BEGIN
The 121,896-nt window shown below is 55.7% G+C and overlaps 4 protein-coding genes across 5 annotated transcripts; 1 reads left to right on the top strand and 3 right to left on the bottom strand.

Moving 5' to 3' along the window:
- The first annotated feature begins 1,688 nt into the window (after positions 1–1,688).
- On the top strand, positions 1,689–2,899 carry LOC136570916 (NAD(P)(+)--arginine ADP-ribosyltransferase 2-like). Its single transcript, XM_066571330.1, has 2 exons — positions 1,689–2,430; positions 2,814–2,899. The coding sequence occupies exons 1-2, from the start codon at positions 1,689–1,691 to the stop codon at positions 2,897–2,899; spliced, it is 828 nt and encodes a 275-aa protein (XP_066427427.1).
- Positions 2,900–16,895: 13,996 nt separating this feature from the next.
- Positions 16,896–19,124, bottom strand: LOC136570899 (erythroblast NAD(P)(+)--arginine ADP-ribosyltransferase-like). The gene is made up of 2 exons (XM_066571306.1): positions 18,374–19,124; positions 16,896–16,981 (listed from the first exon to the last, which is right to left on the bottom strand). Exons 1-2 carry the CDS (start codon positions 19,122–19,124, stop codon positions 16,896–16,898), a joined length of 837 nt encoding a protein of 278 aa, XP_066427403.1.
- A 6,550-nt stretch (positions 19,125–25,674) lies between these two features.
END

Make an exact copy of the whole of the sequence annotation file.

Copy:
The 121,896-nt window shown below is 55.7% G+C and overlaps 4 protein-coding genes across 5 annotated transcripts; 1 reads left to right on the top strand and 3 right to left on the bottom strand.

Moving 5' to 3' along the window:
- The first annotated feature begins 1,688 nt into the window (after positions 1–1,688).
- On the top strand, positions 1,689–2,899 carry LOC136570916 (NAD(P)(+)--arginine ADP-ribosyltransferase 2-like). Its single transcript, XM_066571330.1, has 2 exons — positions 1,689–2,430; positions 2,814–2,899. The coding sequence occupies exons 1-2, from the start codon at positions 1,689–1,691 to the stop codon at positions 2,897–2,899; spliced, it is 828 nt and encodes a 275-aa protein (XP_066427427.1).
- Positions 2,900–16,895: 13,996 nt separating this feature from the next.
- Positions 16,896–19,124, bottom strand: LOC136570899 (erythroblast NAD(P)(+)--arginine ADP-ribosyltransferase-like). The gene is made up of 2 exons (XM_066571306.1): positions 18,374–19,124; positions 16,896–16,981 (listed from the first exon to the last, which is right to left on the bottom strand). Exons 1-2 carry the CDS (start codon positions 19,122–19,124, stop codon positions 16,896–16,898), a joined length of 837 nt encoding a protein of 278 aa, XP_066427403.1.
- A 6,550-nt stretch (positions 19,125–25,674) lies between these two features.